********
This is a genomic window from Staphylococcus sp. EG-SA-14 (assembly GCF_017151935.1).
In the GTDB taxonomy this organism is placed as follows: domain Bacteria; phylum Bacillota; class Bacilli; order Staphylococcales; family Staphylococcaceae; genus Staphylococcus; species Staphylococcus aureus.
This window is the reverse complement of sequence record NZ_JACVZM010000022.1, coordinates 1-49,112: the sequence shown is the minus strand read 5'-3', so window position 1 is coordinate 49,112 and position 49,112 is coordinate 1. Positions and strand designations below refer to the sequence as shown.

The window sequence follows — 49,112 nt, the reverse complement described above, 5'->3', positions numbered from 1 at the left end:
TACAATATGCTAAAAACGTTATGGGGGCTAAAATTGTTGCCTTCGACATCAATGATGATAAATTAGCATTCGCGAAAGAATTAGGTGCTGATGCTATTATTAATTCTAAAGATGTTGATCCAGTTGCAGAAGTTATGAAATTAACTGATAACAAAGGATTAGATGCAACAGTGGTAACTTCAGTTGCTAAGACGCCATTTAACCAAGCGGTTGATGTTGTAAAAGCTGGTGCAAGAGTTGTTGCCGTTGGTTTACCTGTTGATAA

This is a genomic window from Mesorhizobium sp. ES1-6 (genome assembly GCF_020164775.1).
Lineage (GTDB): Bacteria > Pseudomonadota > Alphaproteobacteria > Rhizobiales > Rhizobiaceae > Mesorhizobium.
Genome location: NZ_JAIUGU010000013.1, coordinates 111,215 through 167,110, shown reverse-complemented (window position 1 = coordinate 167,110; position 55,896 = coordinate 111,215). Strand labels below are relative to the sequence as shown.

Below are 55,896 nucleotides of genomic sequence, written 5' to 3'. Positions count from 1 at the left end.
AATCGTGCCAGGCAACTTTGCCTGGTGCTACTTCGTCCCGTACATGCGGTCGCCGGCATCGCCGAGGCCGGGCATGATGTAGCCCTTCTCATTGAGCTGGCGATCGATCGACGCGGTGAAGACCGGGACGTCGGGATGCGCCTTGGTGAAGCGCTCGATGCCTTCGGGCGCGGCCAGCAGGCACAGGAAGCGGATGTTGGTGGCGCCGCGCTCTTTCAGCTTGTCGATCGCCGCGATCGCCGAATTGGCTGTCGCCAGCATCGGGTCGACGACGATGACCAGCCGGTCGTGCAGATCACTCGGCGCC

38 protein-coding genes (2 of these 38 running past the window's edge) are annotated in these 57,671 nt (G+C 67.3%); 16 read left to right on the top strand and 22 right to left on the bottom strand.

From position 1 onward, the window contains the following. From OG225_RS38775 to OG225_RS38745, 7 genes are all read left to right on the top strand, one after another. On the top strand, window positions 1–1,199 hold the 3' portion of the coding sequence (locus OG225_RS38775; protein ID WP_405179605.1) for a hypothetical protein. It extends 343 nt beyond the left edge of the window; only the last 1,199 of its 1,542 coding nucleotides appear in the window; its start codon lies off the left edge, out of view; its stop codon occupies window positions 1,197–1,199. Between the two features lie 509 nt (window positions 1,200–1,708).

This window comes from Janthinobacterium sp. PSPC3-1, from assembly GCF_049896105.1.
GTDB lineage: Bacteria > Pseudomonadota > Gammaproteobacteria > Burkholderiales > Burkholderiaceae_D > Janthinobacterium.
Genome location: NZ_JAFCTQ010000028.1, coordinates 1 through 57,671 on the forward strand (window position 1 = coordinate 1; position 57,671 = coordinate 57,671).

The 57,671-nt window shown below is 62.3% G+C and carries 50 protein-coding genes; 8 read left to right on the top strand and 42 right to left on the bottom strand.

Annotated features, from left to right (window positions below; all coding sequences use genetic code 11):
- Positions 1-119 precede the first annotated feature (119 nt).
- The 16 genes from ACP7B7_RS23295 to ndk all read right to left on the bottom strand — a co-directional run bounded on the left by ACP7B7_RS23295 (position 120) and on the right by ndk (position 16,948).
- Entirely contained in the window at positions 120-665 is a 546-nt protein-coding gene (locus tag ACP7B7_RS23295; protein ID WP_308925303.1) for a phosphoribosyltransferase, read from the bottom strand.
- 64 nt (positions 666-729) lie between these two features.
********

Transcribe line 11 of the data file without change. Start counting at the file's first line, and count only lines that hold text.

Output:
38 protein-coding genes (2 of these 38 running past the window's edge) are annotated in these 57,671 nt (G+C 67.3%); 16 read left to right on the top strand and 22 right to left on the bottom strand.